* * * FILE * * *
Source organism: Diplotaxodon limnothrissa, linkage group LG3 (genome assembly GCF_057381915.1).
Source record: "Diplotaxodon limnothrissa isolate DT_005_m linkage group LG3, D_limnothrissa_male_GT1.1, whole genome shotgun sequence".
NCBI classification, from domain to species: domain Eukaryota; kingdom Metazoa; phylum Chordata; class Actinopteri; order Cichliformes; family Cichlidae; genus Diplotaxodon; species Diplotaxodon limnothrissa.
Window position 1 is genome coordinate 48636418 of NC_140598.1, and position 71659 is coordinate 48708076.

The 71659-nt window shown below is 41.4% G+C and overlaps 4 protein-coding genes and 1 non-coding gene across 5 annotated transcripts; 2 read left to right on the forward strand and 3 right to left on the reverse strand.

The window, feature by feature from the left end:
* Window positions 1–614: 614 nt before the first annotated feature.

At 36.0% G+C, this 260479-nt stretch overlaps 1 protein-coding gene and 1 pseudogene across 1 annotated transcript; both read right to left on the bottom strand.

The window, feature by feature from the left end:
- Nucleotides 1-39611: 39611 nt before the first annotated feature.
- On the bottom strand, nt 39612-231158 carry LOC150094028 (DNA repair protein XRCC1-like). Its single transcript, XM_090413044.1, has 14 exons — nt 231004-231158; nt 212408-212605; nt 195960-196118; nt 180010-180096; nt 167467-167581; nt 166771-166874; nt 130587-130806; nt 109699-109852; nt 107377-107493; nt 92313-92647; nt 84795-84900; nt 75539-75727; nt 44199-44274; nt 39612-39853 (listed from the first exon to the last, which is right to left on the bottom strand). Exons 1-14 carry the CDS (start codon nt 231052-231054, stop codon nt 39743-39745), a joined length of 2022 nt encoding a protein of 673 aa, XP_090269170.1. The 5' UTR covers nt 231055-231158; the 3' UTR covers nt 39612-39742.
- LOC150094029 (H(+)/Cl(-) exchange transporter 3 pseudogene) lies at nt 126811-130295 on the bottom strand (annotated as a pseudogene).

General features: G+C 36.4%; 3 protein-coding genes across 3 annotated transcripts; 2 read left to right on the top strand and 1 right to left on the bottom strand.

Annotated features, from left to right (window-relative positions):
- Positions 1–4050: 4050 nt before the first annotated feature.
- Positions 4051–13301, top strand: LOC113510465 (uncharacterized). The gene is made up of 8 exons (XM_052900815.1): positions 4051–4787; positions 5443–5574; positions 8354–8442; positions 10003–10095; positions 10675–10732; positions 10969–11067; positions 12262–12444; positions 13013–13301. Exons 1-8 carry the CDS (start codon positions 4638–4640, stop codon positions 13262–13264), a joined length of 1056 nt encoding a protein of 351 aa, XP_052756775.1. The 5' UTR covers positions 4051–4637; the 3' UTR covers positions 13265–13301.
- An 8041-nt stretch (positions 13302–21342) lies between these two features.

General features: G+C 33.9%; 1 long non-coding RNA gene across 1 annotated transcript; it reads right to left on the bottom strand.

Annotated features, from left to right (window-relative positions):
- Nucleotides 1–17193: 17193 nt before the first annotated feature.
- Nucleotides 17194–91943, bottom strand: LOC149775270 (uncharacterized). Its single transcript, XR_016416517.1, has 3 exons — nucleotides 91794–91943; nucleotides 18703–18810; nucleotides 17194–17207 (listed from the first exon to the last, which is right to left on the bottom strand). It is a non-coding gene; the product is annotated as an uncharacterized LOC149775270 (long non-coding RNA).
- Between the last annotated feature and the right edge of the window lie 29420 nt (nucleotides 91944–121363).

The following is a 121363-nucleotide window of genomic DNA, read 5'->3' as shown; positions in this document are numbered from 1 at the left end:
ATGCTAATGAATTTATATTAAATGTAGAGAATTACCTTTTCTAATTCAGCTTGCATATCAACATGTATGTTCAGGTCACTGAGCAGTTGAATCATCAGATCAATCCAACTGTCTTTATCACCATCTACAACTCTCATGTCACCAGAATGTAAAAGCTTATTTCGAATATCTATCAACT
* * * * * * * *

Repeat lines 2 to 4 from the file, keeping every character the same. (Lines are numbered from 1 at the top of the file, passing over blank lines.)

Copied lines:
Source record: "Diplotaxodon limnothrissa isolate DT_005_m linkage group LG3, D_limnothrissa_male_GT1.1, whole genome shotgun sequence".
NCBI classification, from domain to species: domain Eukaryota; kingdom Metazoa; phylum Chordata; class Actinopteri; order Cichliformes; family Cichlidae; genus Diplotaxodon; species Diplotaxodon limnothrissa.
Window position 1 is genome coordinate 48636418 of NC_140598.1, and position 71659 is coordinate 48708076.